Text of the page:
Giorgio Cafiero is the CEO of Gulf State Analytics (@GulfStateAnalyt), a Washington, DC-based geopolitical risk consultancy.
Concerns about the region becoming increasingly unstable and fractured are real and legitimate.
The dangers posed by the terror group should be worrying for countries in Afghanistan’s neighbourhood and beyond.
Rome’s stance on the Syrian regime has diverged from its Western counterparts, but rapprochement is unlikely to happen soon.
While Doha maintains its traditional balancing foreign policy, Moscow's attack has given it an opportunity to flex its soft-power muscles.
Tehran finds itself in a geopolitical, economic, and diplomatic bind.
The Gulf nation could help extend Washington’s “diplomatic reach” as it continues its strategic shift away from the Middle East.
The Israeli president’s recent trip to the UAE served to send a message not only to the Emiratis, but also the wider Arab-Islamic world.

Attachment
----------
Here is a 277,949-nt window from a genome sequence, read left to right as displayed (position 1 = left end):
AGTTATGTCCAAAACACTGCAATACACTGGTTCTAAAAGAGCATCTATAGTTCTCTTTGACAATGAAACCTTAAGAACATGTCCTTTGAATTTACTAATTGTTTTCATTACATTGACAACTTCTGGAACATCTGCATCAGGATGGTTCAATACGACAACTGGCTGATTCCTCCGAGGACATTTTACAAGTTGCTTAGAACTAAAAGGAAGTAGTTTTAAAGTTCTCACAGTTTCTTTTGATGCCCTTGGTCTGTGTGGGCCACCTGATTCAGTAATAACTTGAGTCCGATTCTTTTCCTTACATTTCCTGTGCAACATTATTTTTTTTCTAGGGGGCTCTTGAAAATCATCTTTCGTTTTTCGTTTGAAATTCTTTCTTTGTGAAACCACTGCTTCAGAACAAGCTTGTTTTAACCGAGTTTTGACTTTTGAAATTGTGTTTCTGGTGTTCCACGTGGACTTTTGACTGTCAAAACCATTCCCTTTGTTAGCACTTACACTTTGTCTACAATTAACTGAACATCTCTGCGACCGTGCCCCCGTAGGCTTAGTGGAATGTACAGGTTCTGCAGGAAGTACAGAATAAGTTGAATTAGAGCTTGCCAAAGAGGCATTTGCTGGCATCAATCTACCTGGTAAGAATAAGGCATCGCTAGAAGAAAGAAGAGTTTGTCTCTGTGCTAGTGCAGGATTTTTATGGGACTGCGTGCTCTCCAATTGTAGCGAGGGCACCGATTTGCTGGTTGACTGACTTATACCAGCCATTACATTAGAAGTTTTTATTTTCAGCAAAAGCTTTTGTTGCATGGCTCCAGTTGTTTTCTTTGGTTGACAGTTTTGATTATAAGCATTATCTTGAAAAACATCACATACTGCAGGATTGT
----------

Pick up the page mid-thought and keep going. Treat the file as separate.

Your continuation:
The attacks on major cities in the Gulf mark a dangerous escalation that could see the spillover beyond Yemen and parts of Saudi Arabia.
Iran has a high stake in Taliban-ruled Afghanistan, and Tehran is determined to carefully engage the new rulers in Kabul.
Tehran is wary of destabilisation in Central Asia, which could pose a threat to its economic and national security.
Doha emerges as saviour for post-Brexit Britain reeling under all-time high gas prices.
2021 was a year of reconciliation and diplomacy in the Gulf, and if recent signs are anything to go by, the next year may see more of the same.
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